Mid-Year Amendments to Safe Harbor Plans



Posted by Chris Ciminera, CPA, QKA

Disclaimer: All blog posts are valid as of the date published.


It is not often that we can give our clients good news as a result of new guidance from the Internal Revenue Service, but thanks to Notice 2016-16, Mid-Year Changes to Safe Harbor Plans and Safe Harbor Notices, we have fantastic news. This long-awaited guidance continues to permit mid-year amendments to a safe harbor plan to:


  • Terminate the plan
  • To reduce or eliminate the safe harbor match;
  • To adopt a short plan year or to change the plan year;
  • To expand coverage of employees previously not included;
  • To change an investment vendor;
  • To change a trustee;
  • To retroactively correct an operational failure under the IRS Employee Plans Compliance Resolution System (EPCRS); and
  • To allow a Roth deferral feature

Better yet, the Notice does not disallow mid-year changes to a safe-harbor plan if the change is not in the list of prohibited mid-year changes, as follows:

  1. A mid-year change to increase the number of completed years of service required for an employee to have a nonforfeitable right to the employee’s account balance attributable to safe harbor contributions under a QACA pursuant to the safe harbor rules under 1.401(k)-3(k)(3) or 1.401(m)-3(a)(2).
  2. A mid-year change to reduce the number or otherwise narrow the group of employees eligible to receive safe harbor contributions. This prohibition does not apply to an otherwise permissible change under eligibility service crediting rules or entry date rules made with respect to employees who are not already eligible to receive safe harbor contributions under the plan.
  3. A mid-year change to the type of safe harbor plan, for example, a change from a traditional 401(k) safe harbor plan to a QACA 401(k) safe harbor plan.
  4. A mid-year change to (i) modify (or add) a formula used to determine matching contributions (or the definition of compensation used to determine matching contributions, or (ii) permit discretionary matching contributions. However, this prohibition does not apply if, at least 3 months prior to the end of the plan year, the change is adopted and the updated safe harbor notice and election opportunity are provided, and if the change is made retroactively effective for the plan year.

This broad-based leniency described above was very timely as I was able to deliver positive news recently.  The matter involved a retirement plan that is a 401(k) safe harbor plan.  The employment contract promised employees a higher match than what was actually provided under the safe harbor match formula.  As you may suspect, the employees were not happy that they were receiving less than they were promised.  To try to resolve the issue, the third-party administrator was contacted in late 2015 for a requested change in the safe harbor match formula to agree to the specified rate in the employment contract.  However, since the third-party administrator was not contacted until later in 2015, the required safe harbor notices could not be timely provided to participants.  Under the previous rules, the plan could not be amended until January 1, 2017.  Luckily, the IRS released Notice 2016-16 on January 29, 2016.   In addition to allowing more leniency to mid-year amendments, the Notice relaxes the requirements to distribute an updated safe harbor notice to participants if it is not practicable for the updated safe harbor notice to be provided before the effective date of the change.  An example in the notice specifically states that the participant notice is treated as having been provided timely if it is provided as soon as practicable, but not later than 30 days after the date the change is adopted.  The general rule is that a safe harbor notice must be provided to the participant at least 30 days (and not more than 90 days) before the effective date of the change.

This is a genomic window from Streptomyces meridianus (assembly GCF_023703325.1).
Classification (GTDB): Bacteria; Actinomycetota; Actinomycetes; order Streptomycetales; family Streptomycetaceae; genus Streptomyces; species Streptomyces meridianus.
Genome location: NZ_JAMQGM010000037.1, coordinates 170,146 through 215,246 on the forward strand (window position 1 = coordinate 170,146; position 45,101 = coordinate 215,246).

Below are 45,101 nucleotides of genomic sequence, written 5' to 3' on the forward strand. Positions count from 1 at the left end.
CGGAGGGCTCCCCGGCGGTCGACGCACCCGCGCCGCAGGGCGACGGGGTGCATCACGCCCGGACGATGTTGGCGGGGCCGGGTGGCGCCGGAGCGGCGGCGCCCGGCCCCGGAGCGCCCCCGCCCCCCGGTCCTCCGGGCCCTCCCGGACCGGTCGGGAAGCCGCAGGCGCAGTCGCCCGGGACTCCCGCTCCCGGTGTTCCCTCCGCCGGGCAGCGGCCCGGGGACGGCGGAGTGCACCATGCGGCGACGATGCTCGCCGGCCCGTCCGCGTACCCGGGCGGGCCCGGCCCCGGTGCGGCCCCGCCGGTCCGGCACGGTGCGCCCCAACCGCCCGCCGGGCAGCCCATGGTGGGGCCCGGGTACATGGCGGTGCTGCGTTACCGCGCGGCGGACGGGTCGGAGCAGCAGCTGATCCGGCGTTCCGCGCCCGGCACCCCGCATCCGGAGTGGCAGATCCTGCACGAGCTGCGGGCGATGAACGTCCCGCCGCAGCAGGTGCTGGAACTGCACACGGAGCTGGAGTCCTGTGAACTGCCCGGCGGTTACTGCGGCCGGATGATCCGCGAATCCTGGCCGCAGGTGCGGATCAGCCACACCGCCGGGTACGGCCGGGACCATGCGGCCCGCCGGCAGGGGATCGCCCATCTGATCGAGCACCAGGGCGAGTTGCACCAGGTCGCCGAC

On January 29, 2016, I was able to give good news in regard to IRS Notice 2016-16, which allowed the mid-year change to the safe harbor match formula that was needed to agree with the employment contract.   I would say that’s a pretty good beginning to 2016, and it’s only a matter of time until I have to give unwelcome news to someone about some IRS rule that they have inadvertently broken, so for now, I am enjoying this good news from the IRS.

Contact Us

If you have questions or seek additional information on this subject, please contact our Employee Benefit Plan Team.

Maria T. Hurd, CPA
Retirement Plan Audit Services

Chris J. Ciminera, CPA, QKA
Manager – Accounting & Auditing

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